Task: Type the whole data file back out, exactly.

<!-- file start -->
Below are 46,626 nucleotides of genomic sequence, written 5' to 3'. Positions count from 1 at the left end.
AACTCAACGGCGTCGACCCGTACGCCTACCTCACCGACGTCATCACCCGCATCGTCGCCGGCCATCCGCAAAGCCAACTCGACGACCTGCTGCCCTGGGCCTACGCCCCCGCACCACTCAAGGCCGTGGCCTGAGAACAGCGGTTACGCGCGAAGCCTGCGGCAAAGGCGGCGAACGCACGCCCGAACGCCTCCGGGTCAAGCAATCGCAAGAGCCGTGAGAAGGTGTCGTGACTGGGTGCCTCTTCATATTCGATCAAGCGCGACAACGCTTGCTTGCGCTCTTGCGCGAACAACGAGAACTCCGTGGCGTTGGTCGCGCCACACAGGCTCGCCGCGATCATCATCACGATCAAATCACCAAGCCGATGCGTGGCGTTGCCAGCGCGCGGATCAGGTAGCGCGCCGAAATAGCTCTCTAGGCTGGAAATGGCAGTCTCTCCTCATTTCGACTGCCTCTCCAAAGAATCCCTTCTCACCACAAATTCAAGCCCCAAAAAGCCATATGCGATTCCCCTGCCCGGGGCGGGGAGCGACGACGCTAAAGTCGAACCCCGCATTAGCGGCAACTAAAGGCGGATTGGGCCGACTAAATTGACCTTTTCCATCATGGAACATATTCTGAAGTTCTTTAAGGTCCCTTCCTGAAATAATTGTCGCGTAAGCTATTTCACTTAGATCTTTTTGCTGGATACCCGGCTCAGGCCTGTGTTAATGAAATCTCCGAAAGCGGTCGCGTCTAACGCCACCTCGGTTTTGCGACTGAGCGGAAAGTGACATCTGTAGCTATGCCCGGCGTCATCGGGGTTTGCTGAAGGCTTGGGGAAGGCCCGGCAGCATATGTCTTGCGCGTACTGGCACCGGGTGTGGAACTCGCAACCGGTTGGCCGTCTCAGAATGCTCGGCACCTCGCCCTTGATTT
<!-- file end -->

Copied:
Below are 46,626 nucleotides of genomic sequence, written 5' to 3'. Positions count from 1 at the left end.
AACTCAACGGCGTCGACCCGTACGCCTACCTCACCGACGTCATCACCCGCATCGTCGCCGGCCATCCGCAAAGCCAACTCGACGACCTGCTGCCCTGGGCCTACGCCCCCGCACCACTCAAGGCCGTGGCCTGAGAACAGCGGTTACGCGCGAAGCCTGCGGCAAAGGCGGCGAACGCACGCCCGAACGCCTCCGGGTCAAGCAATCGCAAGAGCCGTGAGAAGGTGTCGTGACTGGGTGCCTCTTCATATTCGATCAAGCGCGACAACGCTTGCTTGCGCTCTTGCGCGAACAACGAGAACTCCGTGGCGTTGGTCGCGCCACACAGGCTCGCCGCGATCATCATCACGATCAAATCACCAAGCCGATGCGTGGCGTTGCCAGCGCGCGGATCAGGTAGCGCGCCGAAATAGCTCTCTAGGCTGGAAATGGCAGTCTCTCCTCATTTCGACTGCCTCTCCAAAGAATCCCTTCTCACCACAAATTCAAGCCCCAAAAAGCCATATGCGATTCCCCTGCCCGGGGCGGGGAGCGACGACGCTAAAGTCGAACCCCGCATTAGCGGCAACTAAAGGCGGATTGGGCCGACTAAATTGACCTTTTCCATCATGGAACATATTCTGAAGTTCTTTAAGGTCCCTTCCTGAAATAATTGTCGCGTAAGCTATTTCACTTAGATCTTTTTGCTGGATACCCGGCTCAGGCCTGTGTTAATGAAATCTCCGAAAGCGGTCGCGTCTAACGCCACCTCGGTTTTGCGACTGAGCGGAAAGTGACATCTGTAGCTATGCCCGGCGTCATCGGGGTTTGCTGAAGGCTTGGGGAAGGCCCGGCAGCATATGTCTTGCGCGTACTGGCACCGGGTGTGGAACTCGCAACCGGTTGGCCGTCTCAGAATGCTCGGCACCTCGCCCTTGATTT